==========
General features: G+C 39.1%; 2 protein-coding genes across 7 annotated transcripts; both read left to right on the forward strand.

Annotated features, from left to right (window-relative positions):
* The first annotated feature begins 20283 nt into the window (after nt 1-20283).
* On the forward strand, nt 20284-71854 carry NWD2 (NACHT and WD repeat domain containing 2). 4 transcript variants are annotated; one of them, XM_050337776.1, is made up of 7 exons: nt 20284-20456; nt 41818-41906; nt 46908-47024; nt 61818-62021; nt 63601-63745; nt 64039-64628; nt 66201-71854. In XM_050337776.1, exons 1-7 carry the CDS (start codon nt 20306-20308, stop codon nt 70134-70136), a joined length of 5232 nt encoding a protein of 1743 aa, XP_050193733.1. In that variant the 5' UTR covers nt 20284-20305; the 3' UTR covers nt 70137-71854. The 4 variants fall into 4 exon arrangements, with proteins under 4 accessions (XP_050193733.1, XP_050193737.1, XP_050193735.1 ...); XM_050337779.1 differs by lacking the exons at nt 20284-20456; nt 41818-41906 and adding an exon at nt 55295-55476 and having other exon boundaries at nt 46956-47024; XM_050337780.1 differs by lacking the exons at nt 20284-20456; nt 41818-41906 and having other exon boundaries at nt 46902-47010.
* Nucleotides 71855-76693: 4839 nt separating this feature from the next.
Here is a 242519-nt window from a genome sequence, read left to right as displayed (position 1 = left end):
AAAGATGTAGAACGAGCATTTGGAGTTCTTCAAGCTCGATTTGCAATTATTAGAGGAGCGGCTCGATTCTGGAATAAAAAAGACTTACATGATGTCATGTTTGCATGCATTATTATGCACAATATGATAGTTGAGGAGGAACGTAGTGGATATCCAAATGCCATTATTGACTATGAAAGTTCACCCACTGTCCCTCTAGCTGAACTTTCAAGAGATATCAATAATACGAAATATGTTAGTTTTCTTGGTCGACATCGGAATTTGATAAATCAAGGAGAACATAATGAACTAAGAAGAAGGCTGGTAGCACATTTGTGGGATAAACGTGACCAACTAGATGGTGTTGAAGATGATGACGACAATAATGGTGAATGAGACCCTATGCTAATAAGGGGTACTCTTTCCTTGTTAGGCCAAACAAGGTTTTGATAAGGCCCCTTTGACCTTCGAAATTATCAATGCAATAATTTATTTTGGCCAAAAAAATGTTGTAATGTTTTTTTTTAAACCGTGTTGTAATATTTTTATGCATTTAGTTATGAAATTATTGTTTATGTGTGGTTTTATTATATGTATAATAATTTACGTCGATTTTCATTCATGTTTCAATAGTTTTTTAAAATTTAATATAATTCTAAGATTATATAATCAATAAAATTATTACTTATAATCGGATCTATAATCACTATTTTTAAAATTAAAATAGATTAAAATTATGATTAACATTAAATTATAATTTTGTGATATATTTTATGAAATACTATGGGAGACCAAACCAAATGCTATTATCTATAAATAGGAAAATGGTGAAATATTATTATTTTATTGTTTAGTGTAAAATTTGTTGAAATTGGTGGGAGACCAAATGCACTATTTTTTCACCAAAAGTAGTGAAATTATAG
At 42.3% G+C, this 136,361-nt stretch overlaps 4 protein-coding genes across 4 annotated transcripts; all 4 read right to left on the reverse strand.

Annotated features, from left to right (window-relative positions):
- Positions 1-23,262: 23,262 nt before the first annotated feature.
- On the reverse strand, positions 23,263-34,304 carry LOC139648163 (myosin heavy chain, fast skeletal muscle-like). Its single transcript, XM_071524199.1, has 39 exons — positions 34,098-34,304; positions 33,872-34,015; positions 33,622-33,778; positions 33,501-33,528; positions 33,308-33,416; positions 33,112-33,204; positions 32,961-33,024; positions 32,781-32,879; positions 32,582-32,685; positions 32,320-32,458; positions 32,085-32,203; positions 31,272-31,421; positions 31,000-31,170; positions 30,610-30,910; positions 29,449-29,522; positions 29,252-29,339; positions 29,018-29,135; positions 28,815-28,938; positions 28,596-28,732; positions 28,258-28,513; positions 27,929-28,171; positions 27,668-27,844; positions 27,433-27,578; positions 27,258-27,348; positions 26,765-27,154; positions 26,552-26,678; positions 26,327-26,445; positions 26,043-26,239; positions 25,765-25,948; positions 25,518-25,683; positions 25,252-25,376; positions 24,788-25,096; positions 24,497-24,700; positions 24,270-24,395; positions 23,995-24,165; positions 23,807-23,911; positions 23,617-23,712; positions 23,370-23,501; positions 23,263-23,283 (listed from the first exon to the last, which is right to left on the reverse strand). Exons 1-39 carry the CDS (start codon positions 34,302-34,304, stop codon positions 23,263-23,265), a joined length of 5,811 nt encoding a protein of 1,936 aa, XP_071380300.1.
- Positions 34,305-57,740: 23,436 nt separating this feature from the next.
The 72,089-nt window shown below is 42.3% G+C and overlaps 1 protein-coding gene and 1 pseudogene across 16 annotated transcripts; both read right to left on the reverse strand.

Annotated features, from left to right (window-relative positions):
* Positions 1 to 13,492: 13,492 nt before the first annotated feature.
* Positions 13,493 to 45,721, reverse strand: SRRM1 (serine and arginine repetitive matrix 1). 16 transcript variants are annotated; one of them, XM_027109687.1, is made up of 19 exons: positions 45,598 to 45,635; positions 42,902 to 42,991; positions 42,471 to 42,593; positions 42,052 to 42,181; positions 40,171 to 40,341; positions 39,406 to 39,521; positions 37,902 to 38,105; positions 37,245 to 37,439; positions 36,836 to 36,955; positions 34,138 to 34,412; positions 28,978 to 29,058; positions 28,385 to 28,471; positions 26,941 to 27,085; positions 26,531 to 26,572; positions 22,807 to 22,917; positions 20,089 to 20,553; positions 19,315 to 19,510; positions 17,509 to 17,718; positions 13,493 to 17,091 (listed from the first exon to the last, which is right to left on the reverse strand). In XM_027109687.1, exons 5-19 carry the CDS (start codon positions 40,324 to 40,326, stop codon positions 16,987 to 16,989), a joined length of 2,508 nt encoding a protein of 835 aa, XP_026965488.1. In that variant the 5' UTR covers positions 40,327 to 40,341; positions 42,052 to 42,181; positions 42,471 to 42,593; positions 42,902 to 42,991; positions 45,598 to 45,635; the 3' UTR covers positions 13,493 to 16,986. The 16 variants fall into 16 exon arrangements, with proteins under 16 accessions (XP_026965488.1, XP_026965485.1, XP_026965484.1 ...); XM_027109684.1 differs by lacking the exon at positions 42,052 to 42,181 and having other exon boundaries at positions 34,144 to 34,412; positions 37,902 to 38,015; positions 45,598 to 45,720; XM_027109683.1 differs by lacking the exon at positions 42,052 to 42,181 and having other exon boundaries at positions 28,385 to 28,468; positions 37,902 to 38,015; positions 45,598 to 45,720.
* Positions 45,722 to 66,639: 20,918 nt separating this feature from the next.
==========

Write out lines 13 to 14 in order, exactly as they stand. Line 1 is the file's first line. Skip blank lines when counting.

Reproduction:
The 72,089-nt window shown below is 42.3% G+C and overlaps 1 protein-coding gene and 1 pseudogene across 16 annotated transcripts; both read right to left on the reverse strand.

Annotated features, from left to right (window-relative positions):